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HSA needs 50 more inspectors to tackle farm deaths

The country’s workplace safety agency says it currently does not have sufficient resources to perform all of its duties to the highest standard, according to the organisation’s chief executive.

Chief executive of HSA tells RTÉ 50 more inspectors are needed to tackle farm deaths

Speaking on RTÉ’s This Week on Sunday, Martin O’Halloran, chief executive of the Health and Safety Authority said that an additional 50 inspectors were needed to ensure farm safety.

The agriculture sector is the single most dangerous place to work and each year farm fatalities account for between 30-50{b28040870e2dde01f25bc5b483275391226143b34751c4bb8f1feeecaec925a1} of all workplace deaths, while farms make up just 6{b28040870e2dde01f25bc5b483275391226143b34751c4bb8f1feeecaec925a1} of workplaces.

Over the past decade, 200 people have lost their lives on Irish farms. Despite this, the number of farm inspections carried out by the HSA has fallen from 3,112 to just over 2,000 between 2012 and last year.

Mr O’Halloran said the HSA was stripped of resources around the time of the recession but needed those back, now that employment levels had surged again across various sectors.

“Like many state organisations we had a very significant reduction in our resources. It was about 27{b28040870e2dde01f25bc5b483275391226143b34751c4bb8f1feeecaec925a1}. We were able to work around that up to a certain period but we are now back economically to being almost at peak employment.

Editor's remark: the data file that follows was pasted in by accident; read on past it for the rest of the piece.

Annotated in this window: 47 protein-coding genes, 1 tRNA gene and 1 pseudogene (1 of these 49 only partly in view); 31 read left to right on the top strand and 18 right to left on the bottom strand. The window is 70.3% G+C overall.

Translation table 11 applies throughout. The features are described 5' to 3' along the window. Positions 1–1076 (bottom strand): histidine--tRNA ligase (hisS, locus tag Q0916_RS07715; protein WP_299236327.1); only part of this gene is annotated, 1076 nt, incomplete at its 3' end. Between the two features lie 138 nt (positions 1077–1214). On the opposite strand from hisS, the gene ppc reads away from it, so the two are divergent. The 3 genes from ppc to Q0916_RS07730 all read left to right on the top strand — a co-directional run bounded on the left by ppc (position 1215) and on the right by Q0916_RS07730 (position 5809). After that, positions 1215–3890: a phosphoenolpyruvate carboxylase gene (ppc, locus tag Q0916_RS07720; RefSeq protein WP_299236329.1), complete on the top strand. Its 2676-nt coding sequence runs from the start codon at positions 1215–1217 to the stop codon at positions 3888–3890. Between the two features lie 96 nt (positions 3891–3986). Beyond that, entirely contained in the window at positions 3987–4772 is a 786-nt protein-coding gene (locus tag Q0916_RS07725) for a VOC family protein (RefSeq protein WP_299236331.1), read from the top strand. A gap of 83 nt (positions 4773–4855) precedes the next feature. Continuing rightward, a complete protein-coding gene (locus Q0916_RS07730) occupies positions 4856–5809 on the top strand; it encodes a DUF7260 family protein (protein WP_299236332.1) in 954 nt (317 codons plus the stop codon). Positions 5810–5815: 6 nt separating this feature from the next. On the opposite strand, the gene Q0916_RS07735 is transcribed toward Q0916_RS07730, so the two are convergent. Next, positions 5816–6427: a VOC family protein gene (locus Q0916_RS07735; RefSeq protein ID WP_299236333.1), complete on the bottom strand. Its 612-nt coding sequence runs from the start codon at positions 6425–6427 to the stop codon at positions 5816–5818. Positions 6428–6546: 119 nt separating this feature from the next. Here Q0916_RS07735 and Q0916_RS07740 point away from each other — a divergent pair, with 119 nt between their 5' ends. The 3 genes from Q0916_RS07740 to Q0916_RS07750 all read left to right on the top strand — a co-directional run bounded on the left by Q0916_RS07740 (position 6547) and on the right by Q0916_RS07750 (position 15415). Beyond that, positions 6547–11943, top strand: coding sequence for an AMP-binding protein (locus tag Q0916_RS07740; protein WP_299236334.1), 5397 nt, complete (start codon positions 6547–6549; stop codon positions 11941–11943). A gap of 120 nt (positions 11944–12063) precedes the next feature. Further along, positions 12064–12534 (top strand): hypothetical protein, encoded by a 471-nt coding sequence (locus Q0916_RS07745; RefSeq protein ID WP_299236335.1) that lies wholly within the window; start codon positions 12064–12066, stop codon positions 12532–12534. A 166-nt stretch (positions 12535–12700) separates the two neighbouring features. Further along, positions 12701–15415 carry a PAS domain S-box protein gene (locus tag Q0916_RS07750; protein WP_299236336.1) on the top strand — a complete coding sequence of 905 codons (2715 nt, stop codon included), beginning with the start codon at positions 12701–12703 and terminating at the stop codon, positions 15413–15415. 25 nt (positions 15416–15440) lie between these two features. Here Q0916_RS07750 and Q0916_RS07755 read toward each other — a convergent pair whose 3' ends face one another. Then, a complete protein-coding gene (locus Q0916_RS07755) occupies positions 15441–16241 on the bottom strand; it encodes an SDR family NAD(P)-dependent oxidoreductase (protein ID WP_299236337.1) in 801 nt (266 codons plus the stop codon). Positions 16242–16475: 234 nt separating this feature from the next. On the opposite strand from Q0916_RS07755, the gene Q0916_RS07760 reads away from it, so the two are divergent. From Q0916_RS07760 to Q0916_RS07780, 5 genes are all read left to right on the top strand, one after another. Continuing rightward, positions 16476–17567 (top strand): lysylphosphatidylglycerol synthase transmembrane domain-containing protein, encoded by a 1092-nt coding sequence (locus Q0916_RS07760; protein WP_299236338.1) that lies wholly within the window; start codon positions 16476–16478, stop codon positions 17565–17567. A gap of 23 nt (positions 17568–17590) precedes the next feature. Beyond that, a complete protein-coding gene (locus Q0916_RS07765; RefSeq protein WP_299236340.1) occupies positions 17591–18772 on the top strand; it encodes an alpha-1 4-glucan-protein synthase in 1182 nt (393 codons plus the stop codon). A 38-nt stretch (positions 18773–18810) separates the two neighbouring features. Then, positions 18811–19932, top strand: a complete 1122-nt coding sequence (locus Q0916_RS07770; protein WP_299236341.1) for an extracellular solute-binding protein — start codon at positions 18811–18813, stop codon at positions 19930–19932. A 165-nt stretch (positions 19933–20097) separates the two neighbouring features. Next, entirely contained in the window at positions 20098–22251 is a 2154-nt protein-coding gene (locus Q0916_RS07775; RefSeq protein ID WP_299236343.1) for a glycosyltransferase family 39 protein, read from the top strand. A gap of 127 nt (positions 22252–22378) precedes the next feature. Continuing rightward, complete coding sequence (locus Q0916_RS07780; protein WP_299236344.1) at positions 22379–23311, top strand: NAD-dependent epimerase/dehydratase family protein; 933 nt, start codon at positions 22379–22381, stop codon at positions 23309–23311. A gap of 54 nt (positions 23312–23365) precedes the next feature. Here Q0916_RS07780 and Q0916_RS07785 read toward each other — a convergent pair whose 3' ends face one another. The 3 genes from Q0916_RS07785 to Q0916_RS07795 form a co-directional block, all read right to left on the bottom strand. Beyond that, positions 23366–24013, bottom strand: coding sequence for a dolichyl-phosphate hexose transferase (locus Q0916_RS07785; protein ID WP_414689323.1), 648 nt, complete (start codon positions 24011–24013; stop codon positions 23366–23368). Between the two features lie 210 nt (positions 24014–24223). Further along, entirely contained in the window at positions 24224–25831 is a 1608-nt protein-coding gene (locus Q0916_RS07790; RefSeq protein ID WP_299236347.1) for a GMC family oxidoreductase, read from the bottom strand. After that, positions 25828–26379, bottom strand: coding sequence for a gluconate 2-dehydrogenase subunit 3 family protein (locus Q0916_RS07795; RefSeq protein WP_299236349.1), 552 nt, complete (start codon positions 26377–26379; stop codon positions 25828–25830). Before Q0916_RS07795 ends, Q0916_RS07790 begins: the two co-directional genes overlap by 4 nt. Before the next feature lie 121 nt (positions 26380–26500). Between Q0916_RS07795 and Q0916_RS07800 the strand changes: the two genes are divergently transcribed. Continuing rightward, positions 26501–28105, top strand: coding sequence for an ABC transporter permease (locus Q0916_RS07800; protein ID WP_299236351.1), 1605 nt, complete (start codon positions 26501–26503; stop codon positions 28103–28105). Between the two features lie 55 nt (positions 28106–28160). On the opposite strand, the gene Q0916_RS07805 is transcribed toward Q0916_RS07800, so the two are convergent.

“Peak employment took place in 2007 when around 2.1 million people were in employment. We’re now at 2.69 or thereabouts million in employment so we’re as close as almost makes no difference to being back at peak employment. Unfortunately we’re not resourced to match that level,” Mr O’Halloran said.

“Construction is growing rapidly. Agriculture, with the abolition of the milk quota, has become somewhat more intense in the dairy sector and that is the higher risk subset of agriculture,” Mr O’Halloran said.

“What I can say is that I have made some proposals to the board [of the HSA] and the minister. We’re hoping that our submissions to redress the resources issue will be acted on,” Mr O’Halloran said.

“We have carried out a very objective evidence-based analysis and we developed a workforce plan in which we estimate that the number of people we would require in the organisation over and above what we have at the moment to deliver our mandate to appropriate quality standard would be about 50 more people,” Mr O’Halloran said.

However, the Minister with responsibility for workplace safety, Minister of State at the Department of Enterprise Pat Breen, would not state specifically whether he could guarantee that the HSA would get the full complement of extra staff it says it needs.

“It’s not all about resources. Resources are important but it’s not all about resources,” Minister Breen said.

He said the HSA were hiring 11 people under a recruitment drive but added that “it’s not all about inspections”.

Mr Breen said that while resources and inspections had their place, that “working together and collaboration was also important”, with reference to what he called a “round-table” which he said he had held on the subject of farm safety between his department and other stakeholders and farm organisations. He said he had asked them for submissions on the subject.

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